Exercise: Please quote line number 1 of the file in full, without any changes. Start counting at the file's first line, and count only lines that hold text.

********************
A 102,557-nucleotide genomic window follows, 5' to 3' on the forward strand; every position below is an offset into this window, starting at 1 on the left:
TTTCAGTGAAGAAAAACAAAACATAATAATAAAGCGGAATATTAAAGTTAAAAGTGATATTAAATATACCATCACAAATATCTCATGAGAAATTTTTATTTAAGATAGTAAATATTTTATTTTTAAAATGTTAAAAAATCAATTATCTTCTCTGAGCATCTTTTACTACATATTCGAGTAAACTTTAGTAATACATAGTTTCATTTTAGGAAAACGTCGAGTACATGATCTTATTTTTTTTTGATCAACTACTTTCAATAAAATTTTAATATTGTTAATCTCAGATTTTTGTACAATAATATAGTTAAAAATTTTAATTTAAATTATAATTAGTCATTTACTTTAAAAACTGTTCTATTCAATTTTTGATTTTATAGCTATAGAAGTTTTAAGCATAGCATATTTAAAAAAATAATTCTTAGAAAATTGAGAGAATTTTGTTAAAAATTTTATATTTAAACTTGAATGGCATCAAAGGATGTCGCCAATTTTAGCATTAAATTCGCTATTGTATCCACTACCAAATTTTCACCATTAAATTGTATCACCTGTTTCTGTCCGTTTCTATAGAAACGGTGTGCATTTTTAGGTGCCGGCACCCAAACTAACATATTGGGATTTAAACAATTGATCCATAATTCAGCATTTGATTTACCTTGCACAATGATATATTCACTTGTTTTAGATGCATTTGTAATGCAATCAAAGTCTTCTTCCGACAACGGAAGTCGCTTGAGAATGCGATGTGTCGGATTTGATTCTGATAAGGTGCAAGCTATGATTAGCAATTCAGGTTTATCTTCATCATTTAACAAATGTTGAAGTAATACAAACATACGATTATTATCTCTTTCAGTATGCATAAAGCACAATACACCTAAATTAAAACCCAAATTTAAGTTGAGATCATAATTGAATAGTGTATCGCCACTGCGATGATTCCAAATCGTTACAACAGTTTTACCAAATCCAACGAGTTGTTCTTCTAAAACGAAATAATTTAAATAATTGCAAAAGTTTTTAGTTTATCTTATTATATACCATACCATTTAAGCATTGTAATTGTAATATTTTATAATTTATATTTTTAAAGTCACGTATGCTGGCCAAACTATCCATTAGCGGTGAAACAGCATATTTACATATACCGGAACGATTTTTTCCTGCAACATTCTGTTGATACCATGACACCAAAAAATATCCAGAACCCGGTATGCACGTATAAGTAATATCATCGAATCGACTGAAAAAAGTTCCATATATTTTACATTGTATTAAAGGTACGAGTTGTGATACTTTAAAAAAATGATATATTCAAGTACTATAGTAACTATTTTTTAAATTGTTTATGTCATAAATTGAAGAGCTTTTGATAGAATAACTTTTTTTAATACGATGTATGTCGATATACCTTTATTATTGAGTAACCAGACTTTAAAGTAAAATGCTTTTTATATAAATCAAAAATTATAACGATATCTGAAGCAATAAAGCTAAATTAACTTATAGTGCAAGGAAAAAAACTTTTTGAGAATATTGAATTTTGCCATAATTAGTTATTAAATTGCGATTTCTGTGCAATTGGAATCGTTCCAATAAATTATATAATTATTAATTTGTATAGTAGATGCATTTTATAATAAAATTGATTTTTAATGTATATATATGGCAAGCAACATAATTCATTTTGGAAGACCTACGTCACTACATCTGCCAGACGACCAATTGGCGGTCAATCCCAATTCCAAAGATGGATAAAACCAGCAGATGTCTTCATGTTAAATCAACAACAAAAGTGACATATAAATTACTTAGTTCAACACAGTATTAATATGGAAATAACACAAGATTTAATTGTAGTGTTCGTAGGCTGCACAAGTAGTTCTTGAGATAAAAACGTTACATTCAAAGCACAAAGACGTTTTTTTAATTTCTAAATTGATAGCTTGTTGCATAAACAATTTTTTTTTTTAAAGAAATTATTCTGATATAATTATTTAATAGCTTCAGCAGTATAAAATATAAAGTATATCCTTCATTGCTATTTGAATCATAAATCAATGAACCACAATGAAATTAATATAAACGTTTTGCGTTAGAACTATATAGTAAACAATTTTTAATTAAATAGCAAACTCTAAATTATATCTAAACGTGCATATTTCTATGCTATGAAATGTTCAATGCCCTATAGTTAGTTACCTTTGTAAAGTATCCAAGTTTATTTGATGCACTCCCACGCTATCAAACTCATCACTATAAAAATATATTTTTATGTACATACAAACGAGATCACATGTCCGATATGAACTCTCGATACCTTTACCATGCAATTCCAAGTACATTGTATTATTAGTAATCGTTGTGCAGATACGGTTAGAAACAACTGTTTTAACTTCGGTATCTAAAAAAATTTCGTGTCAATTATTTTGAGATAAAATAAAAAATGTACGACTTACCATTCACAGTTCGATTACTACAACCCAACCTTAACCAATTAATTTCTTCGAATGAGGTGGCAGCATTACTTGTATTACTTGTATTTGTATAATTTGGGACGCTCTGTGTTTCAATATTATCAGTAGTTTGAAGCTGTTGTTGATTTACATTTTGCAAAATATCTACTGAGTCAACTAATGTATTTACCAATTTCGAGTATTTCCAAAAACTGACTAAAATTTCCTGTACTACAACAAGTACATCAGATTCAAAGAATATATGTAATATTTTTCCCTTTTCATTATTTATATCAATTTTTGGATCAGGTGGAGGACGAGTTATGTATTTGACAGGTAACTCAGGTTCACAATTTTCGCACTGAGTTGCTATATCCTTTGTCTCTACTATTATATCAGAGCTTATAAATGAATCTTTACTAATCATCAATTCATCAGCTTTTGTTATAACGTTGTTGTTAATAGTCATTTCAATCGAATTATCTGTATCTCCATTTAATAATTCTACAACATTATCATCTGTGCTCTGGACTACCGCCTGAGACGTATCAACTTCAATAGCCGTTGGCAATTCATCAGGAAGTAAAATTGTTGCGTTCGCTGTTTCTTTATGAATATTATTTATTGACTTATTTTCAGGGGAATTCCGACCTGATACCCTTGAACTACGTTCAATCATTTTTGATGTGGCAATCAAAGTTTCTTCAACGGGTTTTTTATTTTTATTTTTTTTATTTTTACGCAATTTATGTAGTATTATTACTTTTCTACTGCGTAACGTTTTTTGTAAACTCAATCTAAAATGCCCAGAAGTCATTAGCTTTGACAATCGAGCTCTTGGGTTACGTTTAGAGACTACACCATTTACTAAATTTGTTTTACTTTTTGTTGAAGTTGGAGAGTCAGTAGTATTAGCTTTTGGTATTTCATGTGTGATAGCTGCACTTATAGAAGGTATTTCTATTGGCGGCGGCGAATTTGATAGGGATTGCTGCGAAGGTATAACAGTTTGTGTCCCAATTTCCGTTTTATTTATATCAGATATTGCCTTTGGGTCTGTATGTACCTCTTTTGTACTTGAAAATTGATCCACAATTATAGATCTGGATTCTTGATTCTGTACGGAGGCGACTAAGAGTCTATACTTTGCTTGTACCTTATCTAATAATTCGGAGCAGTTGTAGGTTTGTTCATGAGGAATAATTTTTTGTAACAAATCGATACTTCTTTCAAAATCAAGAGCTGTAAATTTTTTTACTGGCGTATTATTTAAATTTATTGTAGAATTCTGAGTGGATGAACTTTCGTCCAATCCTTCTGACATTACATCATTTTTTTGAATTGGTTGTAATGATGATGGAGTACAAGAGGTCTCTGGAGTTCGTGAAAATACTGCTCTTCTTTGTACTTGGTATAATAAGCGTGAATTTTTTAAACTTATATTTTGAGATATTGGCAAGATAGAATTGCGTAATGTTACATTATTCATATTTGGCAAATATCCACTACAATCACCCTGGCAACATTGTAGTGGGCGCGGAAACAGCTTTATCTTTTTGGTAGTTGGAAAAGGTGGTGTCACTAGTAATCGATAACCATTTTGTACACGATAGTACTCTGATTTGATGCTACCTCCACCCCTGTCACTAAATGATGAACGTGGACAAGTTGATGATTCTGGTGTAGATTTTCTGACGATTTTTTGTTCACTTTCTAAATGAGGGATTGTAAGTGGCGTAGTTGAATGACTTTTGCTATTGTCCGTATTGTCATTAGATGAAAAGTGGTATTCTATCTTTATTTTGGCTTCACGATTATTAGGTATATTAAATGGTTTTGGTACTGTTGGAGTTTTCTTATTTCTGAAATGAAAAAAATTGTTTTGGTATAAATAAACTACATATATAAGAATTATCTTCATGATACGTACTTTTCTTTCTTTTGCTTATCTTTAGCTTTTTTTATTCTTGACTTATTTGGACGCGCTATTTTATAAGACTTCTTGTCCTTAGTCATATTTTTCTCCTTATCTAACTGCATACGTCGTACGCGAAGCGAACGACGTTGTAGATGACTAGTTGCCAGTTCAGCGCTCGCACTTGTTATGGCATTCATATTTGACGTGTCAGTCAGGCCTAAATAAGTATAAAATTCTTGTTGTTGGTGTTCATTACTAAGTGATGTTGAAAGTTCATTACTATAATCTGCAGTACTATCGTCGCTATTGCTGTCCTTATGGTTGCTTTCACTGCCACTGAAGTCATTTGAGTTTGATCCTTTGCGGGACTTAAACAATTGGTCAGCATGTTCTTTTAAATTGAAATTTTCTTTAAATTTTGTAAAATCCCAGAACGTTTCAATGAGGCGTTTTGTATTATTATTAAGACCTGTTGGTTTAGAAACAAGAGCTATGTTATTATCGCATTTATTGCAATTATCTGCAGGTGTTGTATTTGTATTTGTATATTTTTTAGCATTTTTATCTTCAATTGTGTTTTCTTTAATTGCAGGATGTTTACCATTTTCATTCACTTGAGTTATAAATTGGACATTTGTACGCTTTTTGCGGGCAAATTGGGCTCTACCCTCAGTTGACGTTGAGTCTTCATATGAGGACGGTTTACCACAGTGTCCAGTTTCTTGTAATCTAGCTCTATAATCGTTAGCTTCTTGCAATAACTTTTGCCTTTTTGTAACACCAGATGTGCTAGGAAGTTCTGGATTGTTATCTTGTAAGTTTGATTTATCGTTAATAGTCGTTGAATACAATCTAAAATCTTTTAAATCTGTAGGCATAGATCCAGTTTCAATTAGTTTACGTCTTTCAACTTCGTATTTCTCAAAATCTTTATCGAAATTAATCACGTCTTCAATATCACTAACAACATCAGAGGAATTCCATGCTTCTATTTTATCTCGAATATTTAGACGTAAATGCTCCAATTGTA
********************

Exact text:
A 102,557-nucleotide genomic window follows, 5' to 3' on the forward strand; every position below is an offset into this window, starting at 1 on the left: